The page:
Lacker Abruptly Quits Fed Over Role in Leak of Policy PlansBy and
Richmond Fed president says he regrets he ‘crossed the line’
Fed inspector general signals case is nearing a conclusion
Federal Reserve Bank of Richmond President Jeffrey Lacker resigned abruptly on Tuesday as he disclosed his role in the leak of confidential information about policy options that the central bank was considering in 2012.
Lacker said during a phone conversation with an analyst from Medley Global Advisors in October 2012 that she brought up an “important non-public detail” about Fed policy makers’ discussions before a meeting, according to a statement emailed by law firm McGuireWoods in Richmond, Virginia, on Tuesday. Due to the confidential and sensitive nature of the information, Lacker said he should have declined to comment or immediately ended the call.
“Instead, I did not refuse or express my inability to comment and the interview continued,” he said.
Lacker, 61, said he also failed to report to the Federal Open Market Committee that the analyst was in possession of confidential FOMC information. The day after, when the analyst published details of one of the policy options in a report for subscribers, Lacker said he realized his failure to comment on the information was seen as a confirmation of it.
“I regret that in this instance I crossed the line to confirming information that should have remained confidential,” Lacker said. “In 2012, my conduct was inconsistent with those important confidentiality policies.”
Lacker, who had previously announced he would retire in October, declined to comment beyond the statement when contacted by phone on Tuesday. No charges will be brought against Lacker, his attorney at McGuireWoods, Richard Cullen, said in an emailed statement, adding that the investigation into the Fed president is complete.
The Medley report led to an internal Fed investigation, and Lacker said he failed to provide a full account about his conversation with the analyst in a questionnaire and interview with the Fed’s general counsel in December 2012.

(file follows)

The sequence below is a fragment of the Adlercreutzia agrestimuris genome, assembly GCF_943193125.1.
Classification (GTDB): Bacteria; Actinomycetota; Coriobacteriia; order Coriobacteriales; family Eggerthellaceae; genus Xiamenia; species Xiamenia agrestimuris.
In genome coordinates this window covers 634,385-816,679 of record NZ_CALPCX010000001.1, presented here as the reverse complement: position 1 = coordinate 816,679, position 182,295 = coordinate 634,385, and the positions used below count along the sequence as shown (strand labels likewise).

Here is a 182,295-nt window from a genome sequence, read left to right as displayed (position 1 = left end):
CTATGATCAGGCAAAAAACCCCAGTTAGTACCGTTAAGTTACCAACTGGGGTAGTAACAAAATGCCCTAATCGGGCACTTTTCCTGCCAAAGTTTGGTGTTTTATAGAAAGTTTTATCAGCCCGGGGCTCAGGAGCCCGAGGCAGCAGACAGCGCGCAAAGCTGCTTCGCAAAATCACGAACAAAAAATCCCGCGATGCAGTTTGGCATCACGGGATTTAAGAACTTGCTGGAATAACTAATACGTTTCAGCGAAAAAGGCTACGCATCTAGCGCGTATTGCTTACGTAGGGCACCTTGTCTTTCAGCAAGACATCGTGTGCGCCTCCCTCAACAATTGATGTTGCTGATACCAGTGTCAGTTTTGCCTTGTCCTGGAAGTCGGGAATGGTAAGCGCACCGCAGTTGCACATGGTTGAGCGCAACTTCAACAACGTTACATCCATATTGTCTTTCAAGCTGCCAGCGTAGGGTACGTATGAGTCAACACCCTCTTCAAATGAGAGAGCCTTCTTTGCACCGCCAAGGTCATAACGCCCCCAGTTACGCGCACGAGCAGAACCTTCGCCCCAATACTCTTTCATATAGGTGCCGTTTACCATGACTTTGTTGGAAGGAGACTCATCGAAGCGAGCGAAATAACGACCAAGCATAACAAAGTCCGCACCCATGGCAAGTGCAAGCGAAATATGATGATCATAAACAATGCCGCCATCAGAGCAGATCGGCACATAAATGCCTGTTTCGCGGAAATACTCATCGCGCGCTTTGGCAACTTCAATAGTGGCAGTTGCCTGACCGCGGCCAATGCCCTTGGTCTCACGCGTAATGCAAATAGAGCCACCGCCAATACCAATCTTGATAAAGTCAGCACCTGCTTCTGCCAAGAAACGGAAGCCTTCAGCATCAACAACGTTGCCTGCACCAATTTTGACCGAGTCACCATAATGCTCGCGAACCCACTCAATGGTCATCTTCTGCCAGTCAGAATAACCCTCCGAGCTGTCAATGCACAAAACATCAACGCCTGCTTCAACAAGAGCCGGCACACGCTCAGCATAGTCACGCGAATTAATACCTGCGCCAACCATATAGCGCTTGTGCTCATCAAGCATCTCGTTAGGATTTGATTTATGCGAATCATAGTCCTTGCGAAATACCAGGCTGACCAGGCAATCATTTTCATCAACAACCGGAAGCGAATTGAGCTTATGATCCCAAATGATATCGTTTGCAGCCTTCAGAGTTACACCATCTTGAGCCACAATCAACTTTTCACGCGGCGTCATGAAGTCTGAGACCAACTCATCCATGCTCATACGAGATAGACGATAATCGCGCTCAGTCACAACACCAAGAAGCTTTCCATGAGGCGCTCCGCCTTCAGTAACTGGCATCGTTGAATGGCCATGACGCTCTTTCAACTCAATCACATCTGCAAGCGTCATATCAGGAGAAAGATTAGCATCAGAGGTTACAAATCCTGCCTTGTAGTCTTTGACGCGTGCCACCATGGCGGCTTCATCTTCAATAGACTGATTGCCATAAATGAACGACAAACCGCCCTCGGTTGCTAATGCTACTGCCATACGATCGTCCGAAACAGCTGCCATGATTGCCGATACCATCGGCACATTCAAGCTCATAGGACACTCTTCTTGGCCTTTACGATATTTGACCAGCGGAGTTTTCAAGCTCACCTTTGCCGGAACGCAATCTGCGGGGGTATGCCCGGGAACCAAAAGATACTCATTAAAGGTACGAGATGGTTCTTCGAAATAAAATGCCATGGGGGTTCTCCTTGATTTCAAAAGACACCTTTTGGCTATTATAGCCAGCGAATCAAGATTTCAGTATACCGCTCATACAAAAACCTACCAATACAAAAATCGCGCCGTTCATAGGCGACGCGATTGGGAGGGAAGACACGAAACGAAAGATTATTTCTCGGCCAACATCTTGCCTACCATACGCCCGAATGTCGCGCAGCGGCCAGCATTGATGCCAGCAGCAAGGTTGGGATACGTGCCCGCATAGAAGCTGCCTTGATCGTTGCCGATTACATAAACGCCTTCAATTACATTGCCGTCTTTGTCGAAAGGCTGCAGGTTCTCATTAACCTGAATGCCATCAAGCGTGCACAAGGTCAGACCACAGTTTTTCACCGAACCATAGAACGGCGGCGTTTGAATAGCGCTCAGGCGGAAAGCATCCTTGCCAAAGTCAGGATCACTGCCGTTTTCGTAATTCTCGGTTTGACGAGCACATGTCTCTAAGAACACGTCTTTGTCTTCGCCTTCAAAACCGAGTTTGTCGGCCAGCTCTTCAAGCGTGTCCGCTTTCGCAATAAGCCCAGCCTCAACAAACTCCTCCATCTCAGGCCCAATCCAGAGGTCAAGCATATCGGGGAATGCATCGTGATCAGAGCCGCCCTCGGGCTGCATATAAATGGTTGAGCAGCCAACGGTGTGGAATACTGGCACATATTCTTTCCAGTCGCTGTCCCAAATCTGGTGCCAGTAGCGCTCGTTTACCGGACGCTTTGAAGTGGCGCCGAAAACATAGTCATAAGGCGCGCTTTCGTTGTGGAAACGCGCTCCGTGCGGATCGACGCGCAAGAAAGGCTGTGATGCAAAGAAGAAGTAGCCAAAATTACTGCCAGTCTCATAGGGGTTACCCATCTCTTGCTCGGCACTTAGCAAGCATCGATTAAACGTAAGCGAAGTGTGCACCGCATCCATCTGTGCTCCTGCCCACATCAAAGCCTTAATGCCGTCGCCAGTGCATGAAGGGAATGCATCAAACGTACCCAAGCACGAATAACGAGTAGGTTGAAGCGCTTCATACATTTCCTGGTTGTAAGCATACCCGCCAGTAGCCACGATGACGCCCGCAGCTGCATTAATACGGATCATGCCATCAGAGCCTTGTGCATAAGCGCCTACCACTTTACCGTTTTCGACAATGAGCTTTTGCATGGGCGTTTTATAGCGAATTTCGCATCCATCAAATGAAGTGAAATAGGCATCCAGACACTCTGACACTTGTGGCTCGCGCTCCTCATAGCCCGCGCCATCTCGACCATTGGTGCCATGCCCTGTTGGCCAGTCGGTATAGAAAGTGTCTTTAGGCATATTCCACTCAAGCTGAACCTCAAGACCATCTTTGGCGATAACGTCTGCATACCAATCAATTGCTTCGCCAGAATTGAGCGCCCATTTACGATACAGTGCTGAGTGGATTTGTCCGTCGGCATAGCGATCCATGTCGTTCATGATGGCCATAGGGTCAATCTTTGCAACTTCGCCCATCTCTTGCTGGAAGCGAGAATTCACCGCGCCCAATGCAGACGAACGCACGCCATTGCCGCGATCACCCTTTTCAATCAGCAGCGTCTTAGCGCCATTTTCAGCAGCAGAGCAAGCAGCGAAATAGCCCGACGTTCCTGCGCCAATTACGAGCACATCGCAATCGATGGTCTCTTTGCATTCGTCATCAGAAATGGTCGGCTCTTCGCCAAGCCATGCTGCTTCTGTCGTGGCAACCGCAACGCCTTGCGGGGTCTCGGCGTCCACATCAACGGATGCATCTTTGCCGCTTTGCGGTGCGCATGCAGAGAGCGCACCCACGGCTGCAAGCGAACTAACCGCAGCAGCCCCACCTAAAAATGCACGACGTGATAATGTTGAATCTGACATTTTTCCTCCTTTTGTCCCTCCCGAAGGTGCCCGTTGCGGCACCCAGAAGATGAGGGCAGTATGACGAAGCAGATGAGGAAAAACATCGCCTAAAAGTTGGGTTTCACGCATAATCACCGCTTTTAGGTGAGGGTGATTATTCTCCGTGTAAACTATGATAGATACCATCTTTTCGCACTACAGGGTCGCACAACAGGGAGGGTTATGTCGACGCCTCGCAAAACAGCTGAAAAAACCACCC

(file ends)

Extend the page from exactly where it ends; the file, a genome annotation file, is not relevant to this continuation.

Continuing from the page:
The Fed’s Office of Inspector General said in a statement Tuesday it will be finishing its investigation into the leak, without providing further details. In a statement on its website, the Fed Board said it is committed to maintaining confidential information, and cooperated with the law enforcement investigation. “We appreciate the diligent efforts made to bring this matter to its conclusion,” the Fed Board’s statement said.
The Justice Department and FBI joined the inquiry in 2015 amid pressure from Congress for details about the leak. Lacker said during that year he disclosed the breach to law enforcement officials in an interview during their investigation. “In the subsequent 2015 interview with law enforcement officials, I did disclose that the analyst was in possession of confidential information during my October 2, 2012 conversation with her,” Lacker said.
In its September 2012 meeting, the FOMC decided to buy $40 billion a month of mortgage securities in the third round of so-called quantitative easing. The Medley report, titled “Fed: December Bound,” telegraphed the possibility that $45 billion of U.S. Treasury purchases would be added to the program, as well as the possible adoption of guidelines on levels of unemployment and inflation that officials would seek to achieve before raising interest rates from near zero.
Federal law allows for criminal penalties of up to a year in prison, fines and removal from office for U.S. government employees who disclose confidential information. Prosecutors can also bring fraud charges against government officials if there’s evidence that the confidential information was used as part of an insider trading conspiracy.
Robert Rough, a former director of the New York Fed, is the only Fed official prosecuted for leaking information. Charged in the 1980s for tipping off a brokerage firm about interest-rate policy, Rough eventually pleaded guilty to bank fraud and was sentenced to six months in prison.
The Richmond Fed, in a separate statement on its website Tuesday, said the bank’s board of directors took “appropriate actions” after learning the outcome of the government investigation. Richmond Fed First Vice President Mark Mullinix is serving as the bank’s acting president. The bank places “a high priority on safeguarding information.”
Lacker, who started at the Richmond Fed as an economist in 1989, isn’t a voter on the policy-making FOMC this year. He had been president since 2004.
He was reappointed by his board of directors in December 2015 to a new term that began March 1, 2016, and was to end on his 65th birthday, in 2020. At the time, the Richmond Fed’s board expressed their approval of Lacker’s performance and asked the Fed Board in Washington to approve his reappointment.
— With assistance by Jeanna Smialek, Steve Matthews, and Tom Schoenberg